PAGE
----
My buddy was anchored nearby the Conception and woke up to the mayday call. He launched a dinghy off his sail boat to help find survivors, but there obviously were none. All of the bodies are being identified through DNA kits from family members. There remains a handful of people trapped under the submerged boat, it's terrible.

    The Conception and its crew are considered the best of the best when it comes to a dive boat operation. This was just a terrible accident.
    I can't even imagine. The Santa Cruz names of victims are now starting to pop up. This is so heartbreaking.

  9. #84
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    Along with storing sails and other things, an incident like this is reason enough for a forecastle hatch.

  10. #85
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    Apr 2006
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    jees, sorry to hear. best wishes.

  11. #86
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    I bet we'll see some changes in Coast Guard requirements because of this.

  12. #87
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    Feb 2011
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    Terrible accident. My condolences to all, incl 1000-Oaks.

    Made me think of being on our surf charter boat in the Mentawai in Indo in May. Only 9 of us sleeping below deck, but everyone smoking and cooking and no escape hatch in sight. Usual Indo laissez faire attitude, which is part of the joy of Indo - until something goes awfully wrong.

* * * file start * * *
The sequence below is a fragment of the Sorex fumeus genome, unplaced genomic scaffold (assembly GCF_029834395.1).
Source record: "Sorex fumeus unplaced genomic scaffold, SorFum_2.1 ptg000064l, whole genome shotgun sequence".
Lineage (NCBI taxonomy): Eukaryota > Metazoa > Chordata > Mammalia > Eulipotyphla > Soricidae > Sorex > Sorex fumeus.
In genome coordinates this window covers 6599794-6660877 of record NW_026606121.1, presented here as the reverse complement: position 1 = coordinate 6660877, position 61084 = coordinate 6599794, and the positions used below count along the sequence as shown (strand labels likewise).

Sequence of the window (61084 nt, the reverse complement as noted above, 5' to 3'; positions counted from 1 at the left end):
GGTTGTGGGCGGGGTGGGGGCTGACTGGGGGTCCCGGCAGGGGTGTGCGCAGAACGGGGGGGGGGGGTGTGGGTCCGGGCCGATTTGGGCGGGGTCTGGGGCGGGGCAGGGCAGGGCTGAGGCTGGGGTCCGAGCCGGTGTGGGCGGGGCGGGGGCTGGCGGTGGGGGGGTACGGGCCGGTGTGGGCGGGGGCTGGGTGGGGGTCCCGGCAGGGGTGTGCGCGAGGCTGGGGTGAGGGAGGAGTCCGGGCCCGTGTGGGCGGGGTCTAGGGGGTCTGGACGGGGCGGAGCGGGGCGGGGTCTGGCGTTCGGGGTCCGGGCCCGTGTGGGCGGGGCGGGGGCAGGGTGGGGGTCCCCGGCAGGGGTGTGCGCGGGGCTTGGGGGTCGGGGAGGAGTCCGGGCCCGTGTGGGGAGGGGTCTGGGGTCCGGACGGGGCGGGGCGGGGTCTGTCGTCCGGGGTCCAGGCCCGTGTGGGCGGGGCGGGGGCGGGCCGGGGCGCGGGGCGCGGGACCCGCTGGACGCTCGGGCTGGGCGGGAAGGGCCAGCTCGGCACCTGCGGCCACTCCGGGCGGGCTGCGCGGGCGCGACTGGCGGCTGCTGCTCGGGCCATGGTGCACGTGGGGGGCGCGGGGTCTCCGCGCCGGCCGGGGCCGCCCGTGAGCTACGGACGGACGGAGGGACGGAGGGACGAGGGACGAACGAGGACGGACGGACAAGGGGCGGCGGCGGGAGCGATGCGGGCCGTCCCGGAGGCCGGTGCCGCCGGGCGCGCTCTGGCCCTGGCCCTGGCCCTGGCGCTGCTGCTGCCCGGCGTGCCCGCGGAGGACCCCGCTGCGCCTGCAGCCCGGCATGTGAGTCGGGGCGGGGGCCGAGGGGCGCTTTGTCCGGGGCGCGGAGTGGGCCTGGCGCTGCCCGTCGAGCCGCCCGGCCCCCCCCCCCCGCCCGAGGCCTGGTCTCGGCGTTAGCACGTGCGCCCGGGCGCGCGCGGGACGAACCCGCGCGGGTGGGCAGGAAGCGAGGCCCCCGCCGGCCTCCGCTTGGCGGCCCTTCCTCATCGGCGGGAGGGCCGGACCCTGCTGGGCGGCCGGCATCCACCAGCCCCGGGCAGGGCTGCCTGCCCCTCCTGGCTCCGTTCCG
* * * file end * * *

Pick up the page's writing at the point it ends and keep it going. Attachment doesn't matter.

Always thought of cruise ships as floating death traps, but obvious smaller boats too.

    I hope things are learned from this, and that crew and victimsí families and loved ones have proper support.

  13. #88
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    Apr 2004
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    Quote Originally Posted by Cono Este View Post
    https://www.scubaboard.com/community...9-jpeg.538389/

    Summit is right. Bunks under the escape hatch might as well be a death trap.
    It would be interesting to no the requirements for the sleeping quarters of this boat. If two exits were required. I am having a hard time believing the coast guard would sign off on that as an emergency egress. If so that thing will be placarded and lit in the future.
    off your knees Louie

  14. #89
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    Quote Originally Posted by BFD View Post
    It would be interesting to no the requirements for the sleeping quarters of this boat. If two exits were required. I am having a hard time believing the coast guard would sign off on that as an emergency egress. If so that thing will be placarded and lit in the future.

    Itís business. $650 for a three day overnight, my brother says if you take your spouse or your kid, you could almost justify just going to Hawaii. So, if they took out 20% of the bunks, no one would want to have paid more and the operator would be bankrupt. Weíre all guilty.

    Those types of divers are sort of weird. I dive, but deep nitrox, cold water, great whites, ainít my idea of fun.
    Last edited by Cono Este; 09-05-2019 at 05:15 AM.

  15. #90